The Lord of the Rings universe is still being tapped for any further juice that may be produced. We have seen multiple books, movies and yes, video games based on the Tolkien lore. Most of the video games however fail to live up to the hype and are tossed out of the ring. When Middle-Earth: Shadow of Mordor was released in 2014 I had very little confidence that the game would be anything more, but a flimsy story sugar coated with Orcs and Hobbits. When I finally decided to give the game a try, I was thankfully proven wrong from the start of the game. Middle-Earth: Shadow of Mordor (MESM) is an open world RPG with a stand-alone story taking place between the events of The Hobbit and the Fellowship of the Ring stories. In the game the player takes control of a ranger who bonds with a wraith Elf so they can work their way through the Orc army and avenge the deaths of those they love. The bet part of this game is the creative combat system that Monolith productions implemented in the game known as the “Nemesis System”. The Nemesis System tracks any Uruk you come in contact with and if they defeat you in battle they will advance in their army and become a stronger foe. The game is beautiful, the combat system is terrific, but the story could have a little more texture to it I feel. Overall, this is one of the best games based on a movie.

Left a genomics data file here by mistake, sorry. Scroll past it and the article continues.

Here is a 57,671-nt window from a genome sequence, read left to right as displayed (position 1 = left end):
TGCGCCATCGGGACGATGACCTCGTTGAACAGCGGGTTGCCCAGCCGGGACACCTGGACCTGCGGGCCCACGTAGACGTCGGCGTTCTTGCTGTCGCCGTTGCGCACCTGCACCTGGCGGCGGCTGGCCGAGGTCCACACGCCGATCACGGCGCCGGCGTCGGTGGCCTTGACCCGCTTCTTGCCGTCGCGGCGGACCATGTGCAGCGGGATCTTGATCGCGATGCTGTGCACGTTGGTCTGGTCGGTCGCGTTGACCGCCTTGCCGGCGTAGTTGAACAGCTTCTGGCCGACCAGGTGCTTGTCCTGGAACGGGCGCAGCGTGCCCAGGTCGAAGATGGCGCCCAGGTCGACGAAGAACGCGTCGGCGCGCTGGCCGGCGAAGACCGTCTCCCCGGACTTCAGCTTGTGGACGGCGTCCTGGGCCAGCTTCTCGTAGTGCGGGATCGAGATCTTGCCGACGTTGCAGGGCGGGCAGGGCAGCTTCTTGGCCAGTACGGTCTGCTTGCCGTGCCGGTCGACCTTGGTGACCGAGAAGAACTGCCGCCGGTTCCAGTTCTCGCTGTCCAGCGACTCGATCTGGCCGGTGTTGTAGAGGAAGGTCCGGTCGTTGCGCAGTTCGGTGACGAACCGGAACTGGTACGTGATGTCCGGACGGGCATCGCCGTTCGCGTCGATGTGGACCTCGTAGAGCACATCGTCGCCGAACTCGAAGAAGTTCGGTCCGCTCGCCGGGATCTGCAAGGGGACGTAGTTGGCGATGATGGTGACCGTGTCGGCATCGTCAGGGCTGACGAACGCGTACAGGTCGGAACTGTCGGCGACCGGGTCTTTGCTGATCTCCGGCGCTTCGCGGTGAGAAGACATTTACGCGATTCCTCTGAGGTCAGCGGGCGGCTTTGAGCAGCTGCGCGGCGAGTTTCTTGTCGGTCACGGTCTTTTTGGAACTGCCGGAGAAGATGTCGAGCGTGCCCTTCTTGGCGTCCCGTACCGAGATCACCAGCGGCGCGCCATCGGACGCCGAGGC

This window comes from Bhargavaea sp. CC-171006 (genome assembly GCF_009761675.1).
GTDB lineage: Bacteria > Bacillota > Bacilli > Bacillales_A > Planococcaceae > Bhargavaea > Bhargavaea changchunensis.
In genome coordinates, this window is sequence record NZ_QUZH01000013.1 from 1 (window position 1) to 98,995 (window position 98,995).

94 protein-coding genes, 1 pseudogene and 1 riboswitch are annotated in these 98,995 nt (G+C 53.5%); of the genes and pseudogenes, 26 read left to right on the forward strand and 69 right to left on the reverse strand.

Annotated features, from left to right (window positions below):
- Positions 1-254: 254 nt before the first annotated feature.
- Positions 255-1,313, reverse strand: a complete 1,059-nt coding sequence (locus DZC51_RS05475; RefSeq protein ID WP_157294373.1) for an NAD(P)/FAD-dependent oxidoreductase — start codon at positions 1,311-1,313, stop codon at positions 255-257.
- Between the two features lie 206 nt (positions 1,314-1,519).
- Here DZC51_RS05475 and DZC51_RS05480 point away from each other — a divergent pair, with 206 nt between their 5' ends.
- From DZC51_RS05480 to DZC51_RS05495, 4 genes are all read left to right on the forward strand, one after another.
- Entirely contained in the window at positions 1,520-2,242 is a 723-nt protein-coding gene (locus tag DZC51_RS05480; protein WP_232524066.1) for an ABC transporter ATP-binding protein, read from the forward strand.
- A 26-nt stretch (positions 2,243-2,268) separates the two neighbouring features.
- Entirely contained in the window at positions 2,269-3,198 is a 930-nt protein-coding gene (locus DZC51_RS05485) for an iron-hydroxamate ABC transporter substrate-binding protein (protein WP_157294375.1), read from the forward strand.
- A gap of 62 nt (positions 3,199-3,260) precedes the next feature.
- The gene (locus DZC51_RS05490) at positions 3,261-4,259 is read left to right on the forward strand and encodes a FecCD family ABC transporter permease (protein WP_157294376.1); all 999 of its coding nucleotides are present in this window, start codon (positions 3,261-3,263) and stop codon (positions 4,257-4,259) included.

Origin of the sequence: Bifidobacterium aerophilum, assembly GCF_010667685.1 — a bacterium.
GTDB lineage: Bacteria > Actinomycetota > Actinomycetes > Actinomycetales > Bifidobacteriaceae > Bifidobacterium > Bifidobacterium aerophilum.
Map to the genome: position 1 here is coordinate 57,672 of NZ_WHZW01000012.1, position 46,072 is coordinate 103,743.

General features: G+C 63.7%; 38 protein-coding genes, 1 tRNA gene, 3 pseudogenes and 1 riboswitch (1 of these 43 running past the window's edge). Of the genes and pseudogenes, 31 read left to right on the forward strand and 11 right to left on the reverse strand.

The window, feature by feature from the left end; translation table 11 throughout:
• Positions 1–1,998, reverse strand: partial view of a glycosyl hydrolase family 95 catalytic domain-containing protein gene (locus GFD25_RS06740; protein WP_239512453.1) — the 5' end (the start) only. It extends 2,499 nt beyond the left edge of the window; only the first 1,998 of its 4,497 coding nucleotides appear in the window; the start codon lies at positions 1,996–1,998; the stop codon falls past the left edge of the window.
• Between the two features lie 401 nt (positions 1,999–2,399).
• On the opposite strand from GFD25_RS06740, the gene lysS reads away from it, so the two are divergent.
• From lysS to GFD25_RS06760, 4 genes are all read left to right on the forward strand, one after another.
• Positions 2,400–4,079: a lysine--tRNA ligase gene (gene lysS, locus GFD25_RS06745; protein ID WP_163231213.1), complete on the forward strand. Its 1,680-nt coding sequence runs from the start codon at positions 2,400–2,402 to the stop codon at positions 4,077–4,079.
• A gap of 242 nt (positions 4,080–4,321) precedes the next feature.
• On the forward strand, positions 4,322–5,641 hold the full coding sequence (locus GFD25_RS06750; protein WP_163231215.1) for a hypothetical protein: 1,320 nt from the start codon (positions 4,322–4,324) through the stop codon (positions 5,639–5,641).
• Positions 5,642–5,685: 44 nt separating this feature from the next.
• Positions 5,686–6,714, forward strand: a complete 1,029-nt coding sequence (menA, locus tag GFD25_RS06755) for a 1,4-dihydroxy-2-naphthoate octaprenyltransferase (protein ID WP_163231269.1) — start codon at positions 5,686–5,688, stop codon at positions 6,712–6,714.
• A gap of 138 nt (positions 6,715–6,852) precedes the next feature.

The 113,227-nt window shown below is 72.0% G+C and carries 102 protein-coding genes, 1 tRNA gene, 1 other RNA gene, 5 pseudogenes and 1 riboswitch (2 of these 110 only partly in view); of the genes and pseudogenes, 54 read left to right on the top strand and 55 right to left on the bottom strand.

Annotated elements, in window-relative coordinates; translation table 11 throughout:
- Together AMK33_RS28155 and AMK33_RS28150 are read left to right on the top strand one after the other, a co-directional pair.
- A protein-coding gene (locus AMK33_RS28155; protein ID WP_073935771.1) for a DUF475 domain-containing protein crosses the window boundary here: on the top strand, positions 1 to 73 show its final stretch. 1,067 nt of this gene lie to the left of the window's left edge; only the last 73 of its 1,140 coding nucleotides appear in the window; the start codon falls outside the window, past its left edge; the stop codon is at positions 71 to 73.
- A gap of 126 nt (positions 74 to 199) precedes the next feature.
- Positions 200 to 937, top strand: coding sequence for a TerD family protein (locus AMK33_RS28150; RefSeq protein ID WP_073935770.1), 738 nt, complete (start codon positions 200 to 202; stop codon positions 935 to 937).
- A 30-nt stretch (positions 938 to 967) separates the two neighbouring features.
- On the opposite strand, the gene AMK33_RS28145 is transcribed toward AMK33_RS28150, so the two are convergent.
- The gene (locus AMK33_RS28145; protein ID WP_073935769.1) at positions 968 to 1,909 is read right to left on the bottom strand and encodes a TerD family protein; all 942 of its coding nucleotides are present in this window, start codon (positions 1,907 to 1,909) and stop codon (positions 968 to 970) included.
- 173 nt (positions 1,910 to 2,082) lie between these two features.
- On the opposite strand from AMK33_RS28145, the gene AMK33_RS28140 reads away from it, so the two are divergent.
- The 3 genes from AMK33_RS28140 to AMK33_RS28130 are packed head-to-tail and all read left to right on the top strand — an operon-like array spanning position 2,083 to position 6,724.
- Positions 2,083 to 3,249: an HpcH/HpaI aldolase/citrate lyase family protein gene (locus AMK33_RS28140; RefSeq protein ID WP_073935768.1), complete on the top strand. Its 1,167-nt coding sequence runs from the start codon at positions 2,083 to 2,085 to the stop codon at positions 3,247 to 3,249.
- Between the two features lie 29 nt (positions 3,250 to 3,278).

Disney’s Aladdin